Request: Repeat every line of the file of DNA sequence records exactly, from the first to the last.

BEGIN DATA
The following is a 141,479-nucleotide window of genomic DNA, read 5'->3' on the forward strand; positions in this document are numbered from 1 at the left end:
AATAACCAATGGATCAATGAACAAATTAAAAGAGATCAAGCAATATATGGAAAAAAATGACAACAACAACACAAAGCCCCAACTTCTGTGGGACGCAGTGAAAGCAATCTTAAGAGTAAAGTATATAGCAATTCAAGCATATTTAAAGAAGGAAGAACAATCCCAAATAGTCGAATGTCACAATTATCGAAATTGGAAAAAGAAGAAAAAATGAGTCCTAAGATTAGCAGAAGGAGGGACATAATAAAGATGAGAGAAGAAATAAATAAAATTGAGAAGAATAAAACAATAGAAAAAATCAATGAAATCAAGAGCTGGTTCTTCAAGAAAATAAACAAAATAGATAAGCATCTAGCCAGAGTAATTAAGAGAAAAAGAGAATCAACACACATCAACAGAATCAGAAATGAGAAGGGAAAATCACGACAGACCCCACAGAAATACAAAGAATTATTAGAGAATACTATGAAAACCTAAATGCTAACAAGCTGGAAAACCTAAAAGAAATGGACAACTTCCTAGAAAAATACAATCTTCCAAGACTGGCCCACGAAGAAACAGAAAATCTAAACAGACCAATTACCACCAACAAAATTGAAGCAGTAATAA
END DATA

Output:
The following is a 141,479-nucleotide window of genomic DNA, read 5'->3' on the forward strand; positions in this document are numbered from 1 at the left end:
AATAACCAATGGATCAATGAACAAATTAAAAGAGATCAAGCAATATATGGAAAAAAATGACAACAACAACACAAAGCCCCAACTTCTGTGGGACGCAGTGAAAGCAATCTTAAGAGTAAAGTATATAGCAATTCAAGCATATTTAAAGAAGGAAGAACAATCCCAAATAGTCGAATGTCACAATTATCGAAATTGGAAAAAGAAGAAAAAATGAGTCCTAAGATTAGCAGAAGGAGGGACATAATAAAGATGAGAGAAGAAATAAATAAAATTGAGAAGAATAAAACAATAGAAAAAATCAATGAAATCAAGAGCTGGTTCTTCAAGAAAATAAACAAAATAGATAAGCATCTAGCCAGAGTAATTAAGAGAAAAAGAGAATCAACACACATCAACAGAATCAGAAATGAGAAGGGAAAATCACGACAGACCCCACAGAAATACAAAGAATTATTAGAGAATACTATGAAAACCTAAATGCTAACAAGCTGGAAAACCTAAAAGAAATGGACAACTTCCTAGAAAAATACAATCTTCCAAGACTGGCCCACGAAGAAACAGAAAATCTAAACAGACCAATTACCACCAACAAAATTGAAGCAGTAATAA